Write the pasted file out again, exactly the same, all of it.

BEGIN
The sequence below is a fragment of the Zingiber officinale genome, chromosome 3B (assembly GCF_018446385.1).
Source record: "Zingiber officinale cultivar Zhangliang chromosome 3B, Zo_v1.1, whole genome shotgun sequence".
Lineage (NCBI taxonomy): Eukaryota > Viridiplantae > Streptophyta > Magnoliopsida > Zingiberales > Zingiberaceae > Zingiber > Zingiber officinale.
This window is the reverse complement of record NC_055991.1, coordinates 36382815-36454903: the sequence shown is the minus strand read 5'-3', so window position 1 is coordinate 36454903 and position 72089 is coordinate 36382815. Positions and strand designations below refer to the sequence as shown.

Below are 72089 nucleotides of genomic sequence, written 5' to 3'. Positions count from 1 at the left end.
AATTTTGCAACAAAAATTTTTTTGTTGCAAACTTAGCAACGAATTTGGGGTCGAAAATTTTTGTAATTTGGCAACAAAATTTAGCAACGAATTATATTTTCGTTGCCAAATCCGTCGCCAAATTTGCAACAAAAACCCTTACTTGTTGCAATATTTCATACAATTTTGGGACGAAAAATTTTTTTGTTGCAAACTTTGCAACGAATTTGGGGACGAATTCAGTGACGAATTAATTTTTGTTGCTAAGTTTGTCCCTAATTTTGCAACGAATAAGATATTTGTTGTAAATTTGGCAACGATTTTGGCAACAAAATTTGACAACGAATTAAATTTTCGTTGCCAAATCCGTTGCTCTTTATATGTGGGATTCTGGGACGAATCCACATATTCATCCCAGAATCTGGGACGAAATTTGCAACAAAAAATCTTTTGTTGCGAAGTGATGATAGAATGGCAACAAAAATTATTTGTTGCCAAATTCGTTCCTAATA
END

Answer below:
The sequence below is a fragment of the Zingiber officinale genome, chromosome 3B (assembly GCF_018446385.1).
Source record: "Zingiber officinale cultivar Zhangliang chromosome 3B, Zo_v1.1, whole genome shotgun sequence".
Lineage (NCBI taxonomy): Eukaryota > Viridiplantae > Streptophyta > Magnoliopsida > Zingiberales > Zingiberaceae > Zingiber > Zingiber officinale.
This window is the reverse complement of record NC_055991.1, coordinates 36382815-36454903: the sequence shown is the minus strand read 5'-3', so window position 1 is coordinate 36454903 and position 72089 is coordinate 36382815. Positions and strand designations below refer to the sequence as shown.

Below are 72089 nucleotides of genomic sequence, written 5' to 3'. Positions count from 1 at the left end.
AATTTTGCAACAAAAATTTTTTTGTTGCAAACTTAGCAACGAATTTGGGGTCGAAAATTTTTGTAATTTGGCAACAAAATTTAGCAACGAATTATATTTTCGTTGCCAAATCCGTCGCCAAATTTGCAACAAAAACCCTTACTTGTTGCAATATTTCATACAATTTTGGGACGAAAAATTTTTTTGTTGCAAACTTTGCAACGAATTTGGGGACGAATTCAGTGACGAATTAATTTTTGTTGCTAAGTTTGTCCCTAATTTTGCAACGAATAAGATATTTGTTGTAAATTTGGCAACGATTTTGGCAACAAAATTTGACAACGAATTAAATTTTCGTTGCCAAATCCGTTGCTCTTTATATGTGGGATTCTGGGACGAATCCACATATTCATCCCAGAATCTGGGACGAAATTTGCAACAAAAAATCTTTTGTTGCGAAGTGATGATAGAATGGCAACAAAAATTATTTGTTGCCAAATTCGTTCCTAATA